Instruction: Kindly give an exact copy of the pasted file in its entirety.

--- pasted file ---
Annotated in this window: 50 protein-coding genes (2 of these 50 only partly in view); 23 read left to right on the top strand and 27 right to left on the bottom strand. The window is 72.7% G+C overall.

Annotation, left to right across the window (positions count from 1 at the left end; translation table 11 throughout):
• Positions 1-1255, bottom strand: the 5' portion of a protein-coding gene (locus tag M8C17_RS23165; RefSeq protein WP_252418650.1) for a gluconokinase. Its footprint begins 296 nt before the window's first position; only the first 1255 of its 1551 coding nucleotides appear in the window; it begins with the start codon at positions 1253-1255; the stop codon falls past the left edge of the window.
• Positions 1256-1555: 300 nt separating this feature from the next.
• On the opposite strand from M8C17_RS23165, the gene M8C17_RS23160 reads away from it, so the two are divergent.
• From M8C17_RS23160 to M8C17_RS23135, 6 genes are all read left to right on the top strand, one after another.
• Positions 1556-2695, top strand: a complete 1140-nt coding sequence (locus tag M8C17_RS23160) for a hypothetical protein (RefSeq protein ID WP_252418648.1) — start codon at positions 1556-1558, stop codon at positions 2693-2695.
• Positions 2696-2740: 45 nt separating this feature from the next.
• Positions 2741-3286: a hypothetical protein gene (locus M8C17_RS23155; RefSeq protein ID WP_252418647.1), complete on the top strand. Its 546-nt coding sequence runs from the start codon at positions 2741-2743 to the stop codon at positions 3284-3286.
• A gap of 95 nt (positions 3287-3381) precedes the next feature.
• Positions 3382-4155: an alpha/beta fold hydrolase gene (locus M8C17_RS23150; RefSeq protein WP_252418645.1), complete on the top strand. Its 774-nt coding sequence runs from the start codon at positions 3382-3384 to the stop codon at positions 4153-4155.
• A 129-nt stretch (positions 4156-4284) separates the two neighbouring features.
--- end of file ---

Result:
Annotated in this window: 50 protein-coding genes (2 of these 50 only partly in view); 23 read left to right on the top strand and 27 right to left on the bottom strand. The window is 72.7% G+C overall.

Annotation, left to right across the window (positions count from 1 at the left end; translation table 11 throughout):
• Positions 1-1255, bottom strand: the 5' portion of a protein-coding gene (locus tag M8C17_RS23165; RefSeq protein WP_252418650.1) for a gluconokinase. Its footprint begins 296 nt before the window's first position; only the first 1255 of its 1551 coding nucleotides appear in the window; it begins with the start codon at positions 1253-1255; the stop codon falls past the left edge of the window.
• Positions 1256-1555: 300 nt separating this feature from the next.
• On the opposite strand from M8C17_RS23165, the gene M8C17_RS23160 reads away from it, so the two are divergent.
• From M8C17_RS23160 to M8C17_RS23135, 6 genes are all read left to right on the top strand, one after another.
• Positions 1556-2695, top strand: a complete 1140-nt coding sequence (locus tag M8C17_RS23160) for a hypothetical protein (RefSeq protein ID WP_252418648.1) — start codon at positions 1556-1558, stop codon at positions 2693-2695.
• Positions 2696-2740: 45 nt separating this feature from the next.
• Positions 2741-3286: a hypothetical protein gene (locus M8C17_RS23155; RefSeq protein ID WP_252418647.1), complete on the top strand. Its 546-nt coding sequence runs from the start codon at positions 2741-2743 to the stop codon at positions 3284-3286.
• A gap of 95 nt (positions 3287-3381) precedes the next feature.
• Positions 3382-4155: an alpha/beta fold hydrolase gene (locus M8C17_RS23150; RefSeq protein WP_252418645.1), complete on the top strand. Its 774-nt coding sequence runs from the start codon at positions 3382-3384 to the stop codon at positions 4153-4155.
• A 129-nt stretch (positions 4156-4284) separates the two neighbouring features.